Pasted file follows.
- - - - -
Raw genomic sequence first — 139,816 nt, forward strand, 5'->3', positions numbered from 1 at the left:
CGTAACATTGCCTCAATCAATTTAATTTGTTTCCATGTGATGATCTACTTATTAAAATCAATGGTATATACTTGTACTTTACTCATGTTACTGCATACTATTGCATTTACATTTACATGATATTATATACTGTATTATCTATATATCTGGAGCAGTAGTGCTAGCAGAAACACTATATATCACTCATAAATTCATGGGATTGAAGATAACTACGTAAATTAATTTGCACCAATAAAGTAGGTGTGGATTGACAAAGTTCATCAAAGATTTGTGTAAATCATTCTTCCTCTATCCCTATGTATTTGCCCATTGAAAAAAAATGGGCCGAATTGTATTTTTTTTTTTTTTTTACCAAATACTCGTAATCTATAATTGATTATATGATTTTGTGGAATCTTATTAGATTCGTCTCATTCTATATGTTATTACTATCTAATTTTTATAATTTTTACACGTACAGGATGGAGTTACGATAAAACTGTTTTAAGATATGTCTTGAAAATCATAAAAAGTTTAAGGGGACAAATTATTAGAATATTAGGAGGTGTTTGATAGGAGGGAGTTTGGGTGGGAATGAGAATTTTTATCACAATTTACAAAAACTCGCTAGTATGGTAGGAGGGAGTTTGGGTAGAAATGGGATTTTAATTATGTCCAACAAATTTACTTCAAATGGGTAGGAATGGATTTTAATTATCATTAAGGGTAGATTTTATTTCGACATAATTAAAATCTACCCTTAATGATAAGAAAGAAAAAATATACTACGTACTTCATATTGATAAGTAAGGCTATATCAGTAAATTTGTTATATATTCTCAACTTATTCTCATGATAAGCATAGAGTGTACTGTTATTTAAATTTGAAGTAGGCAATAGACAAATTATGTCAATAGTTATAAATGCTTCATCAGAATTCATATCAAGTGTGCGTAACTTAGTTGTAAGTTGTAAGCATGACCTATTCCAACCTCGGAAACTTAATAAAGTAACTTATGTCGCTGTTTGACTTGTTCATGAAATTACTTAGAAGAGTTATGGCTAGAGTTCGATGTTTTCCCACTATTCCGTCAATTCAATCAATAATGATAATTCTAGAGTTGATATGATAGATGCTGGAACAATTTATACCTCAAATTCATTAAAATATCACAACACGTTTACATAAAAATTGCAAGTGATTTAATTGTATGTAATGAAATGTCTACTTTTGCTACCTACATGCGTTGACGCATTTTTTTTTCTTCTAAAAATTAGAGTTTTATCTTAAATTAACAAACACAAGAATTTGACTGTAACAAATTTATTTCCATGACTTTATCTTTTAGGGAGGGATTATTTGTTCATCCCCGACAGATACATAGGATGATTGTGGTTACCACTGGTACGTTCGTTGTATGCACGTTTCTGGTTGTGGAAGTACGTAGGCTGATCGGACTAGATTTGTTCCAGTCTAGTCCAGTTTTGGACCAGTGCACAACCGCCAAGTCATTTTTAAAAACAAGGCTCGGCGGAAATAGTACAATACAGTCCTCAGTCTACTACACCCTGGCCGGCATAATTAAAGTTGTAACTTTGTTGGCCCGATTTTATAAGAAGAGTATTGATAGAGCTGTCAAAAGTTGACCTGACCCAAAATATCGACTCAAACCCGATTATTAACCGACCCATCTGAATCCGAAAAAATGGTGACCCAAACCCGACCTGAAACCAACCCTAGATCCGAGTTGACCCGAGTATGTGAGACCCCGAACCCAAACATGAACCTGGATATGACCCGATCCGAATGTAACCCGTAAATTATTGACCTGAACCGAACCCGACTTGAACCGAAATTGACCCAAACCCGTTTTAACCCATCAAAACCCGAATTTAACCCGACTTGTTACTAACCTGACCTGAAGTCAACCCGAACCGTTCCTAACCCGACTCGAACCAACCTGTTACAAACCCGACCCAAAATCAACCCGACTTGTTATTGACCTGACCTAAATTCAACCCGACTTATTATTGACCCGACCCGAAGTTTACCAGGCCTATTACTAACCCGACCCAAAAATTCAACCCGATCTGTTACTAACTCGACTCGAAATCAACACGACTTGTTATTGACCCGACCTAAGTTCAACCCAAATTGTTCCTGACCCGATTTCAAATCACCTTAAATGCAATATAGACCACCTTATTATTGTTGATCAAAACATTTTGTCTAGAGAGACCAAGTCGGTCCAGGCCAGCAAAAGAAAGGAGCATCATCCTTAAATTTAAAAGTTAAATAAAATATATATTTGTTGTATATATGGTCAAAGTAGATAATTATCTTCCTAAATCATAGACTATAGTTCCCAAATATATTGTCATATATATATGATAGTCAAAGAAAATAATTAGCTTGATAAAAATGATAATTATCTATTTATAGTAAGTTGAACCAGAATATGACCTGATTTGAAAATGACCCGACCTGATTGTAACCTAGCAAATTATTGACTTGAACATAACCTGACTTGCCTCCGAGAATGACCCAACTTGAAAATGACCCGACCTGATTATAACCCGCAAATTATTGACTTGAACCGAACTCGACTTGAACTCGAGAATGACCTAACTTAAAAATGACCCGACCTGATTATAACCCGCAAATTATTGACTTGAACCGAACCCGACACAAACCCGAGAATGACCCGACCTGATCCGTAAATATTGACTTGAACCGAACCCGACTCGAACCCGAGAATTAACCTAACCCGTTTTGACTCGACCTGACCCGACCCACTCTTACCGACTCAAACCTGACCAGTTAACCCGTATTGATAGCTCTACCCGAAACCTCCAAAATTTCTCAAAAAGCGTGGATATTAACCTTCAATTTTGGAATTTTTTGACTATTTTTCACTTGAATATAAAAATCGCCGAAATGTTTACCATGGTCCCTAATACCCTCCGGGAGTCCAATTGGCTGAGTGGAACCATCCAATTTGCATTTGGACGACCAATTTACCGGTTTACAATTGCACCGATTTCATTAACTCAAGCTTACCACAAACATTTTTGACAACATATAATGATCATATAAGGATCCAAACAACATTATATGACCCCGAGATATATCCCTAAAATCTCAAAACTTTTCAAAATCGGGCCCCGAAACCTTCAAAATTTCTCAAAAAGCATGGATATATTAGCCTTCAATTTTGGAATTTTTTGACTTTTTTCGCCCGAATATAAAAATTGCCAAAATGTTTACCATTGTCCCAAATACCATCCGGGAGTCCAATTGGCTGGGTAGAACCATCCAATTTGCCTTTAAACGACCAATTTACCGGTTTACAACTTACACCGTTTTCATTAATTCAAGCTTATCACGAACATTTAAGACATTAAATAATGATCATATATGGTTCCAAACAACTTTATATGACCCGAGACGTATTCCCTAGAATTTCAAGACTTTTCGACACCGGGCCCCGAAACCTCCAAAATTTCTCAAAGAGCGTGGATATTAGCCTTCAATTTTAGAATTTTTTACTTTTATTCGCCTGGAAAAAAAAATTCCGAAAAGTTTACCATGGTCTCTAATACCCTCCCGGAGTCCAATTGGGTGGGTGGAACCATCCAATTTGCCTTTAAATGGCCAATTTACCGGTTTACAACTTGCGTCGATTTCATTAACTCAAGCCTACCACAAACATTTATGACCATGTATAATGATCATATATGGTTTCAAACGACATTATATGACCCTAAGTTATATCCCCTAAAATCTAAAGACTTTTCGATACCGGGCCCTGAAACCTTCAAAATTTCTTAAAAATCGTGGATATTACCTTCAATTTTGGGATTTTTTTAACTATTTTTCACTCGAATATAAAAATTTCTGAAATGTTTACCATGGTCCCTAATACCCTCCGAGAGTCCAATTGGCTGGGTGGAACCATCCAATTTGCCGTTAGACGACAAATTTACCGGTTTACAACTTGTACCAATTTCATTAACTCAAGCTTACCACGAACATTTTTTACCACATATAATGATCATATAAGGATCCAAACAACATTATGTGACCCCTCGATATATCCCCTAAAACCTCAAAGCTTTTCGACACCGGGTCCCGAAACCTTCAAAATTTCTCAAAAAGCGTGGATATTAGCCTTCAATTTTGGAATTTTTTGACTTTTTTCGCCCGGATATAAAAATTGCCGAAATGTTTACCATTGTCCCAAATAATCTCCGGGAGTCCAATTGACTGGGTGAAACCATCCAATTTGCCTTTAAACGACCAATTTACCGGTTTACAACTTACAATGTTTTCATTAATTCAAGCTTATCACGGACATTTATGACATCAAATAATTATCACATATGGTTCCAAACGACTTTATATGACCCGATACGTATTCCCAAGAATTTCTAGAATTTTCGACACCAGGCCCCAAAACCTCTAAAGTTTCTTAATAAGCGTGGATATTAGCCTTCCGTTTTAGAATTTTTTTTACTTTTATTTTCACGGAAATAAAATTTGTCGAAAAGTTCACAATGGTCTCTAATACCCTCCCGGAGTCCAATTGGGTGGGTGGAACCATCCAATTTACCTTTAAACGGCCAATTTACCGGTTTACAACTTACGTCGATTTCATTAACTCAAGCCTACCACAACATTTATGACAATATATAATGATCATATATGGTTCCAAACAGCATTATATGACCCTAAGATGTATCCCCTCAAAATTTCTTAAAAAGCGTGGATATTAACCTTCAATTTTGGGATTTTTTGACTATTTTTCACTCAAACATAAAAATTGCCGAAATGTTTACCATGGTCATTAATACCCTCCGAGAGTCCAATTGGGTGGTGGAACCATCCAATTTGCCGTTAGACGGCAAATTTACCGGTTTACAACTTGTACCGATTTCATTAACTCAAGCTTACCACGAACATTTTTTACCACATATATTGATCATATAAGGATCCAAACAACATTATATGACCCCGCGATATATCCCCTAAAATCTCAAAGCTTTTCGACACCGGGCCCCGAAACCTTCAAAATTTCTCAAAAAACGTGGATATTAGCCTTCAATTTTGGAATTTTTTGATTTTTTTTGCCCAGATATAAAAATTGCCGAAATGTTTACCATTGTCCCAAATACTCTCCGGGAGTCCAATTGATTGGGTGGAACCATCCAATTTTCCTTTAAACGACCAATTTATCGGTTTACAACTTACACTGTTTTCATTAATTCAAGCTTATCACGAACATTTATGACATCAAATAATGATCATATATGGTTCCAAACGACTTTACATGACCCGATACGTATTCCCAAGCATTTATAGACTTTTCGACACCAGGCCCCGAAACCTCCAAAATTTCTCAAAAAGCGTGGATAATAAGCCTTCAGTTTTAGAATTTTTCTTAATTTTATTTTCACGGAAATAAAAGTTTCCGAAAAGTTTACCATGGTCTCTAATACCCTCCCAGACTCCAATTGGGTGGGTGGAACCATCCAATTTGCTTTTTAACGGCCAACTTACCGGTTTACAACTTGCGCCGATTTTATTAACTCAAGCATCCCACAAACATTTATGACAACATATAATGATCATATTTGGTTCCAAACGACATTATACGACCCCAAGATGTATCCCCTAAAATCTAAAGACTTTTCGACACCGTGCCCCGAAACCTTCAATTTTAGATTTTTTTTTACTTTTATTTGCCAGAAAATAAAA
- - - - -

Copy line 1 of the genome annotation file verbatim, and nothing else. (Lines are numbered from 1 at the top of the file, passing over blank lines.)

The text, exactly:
Raw genomic sequence first — 139,816 nt, forward strand, 5'->3', positions numbered from 1 at the left: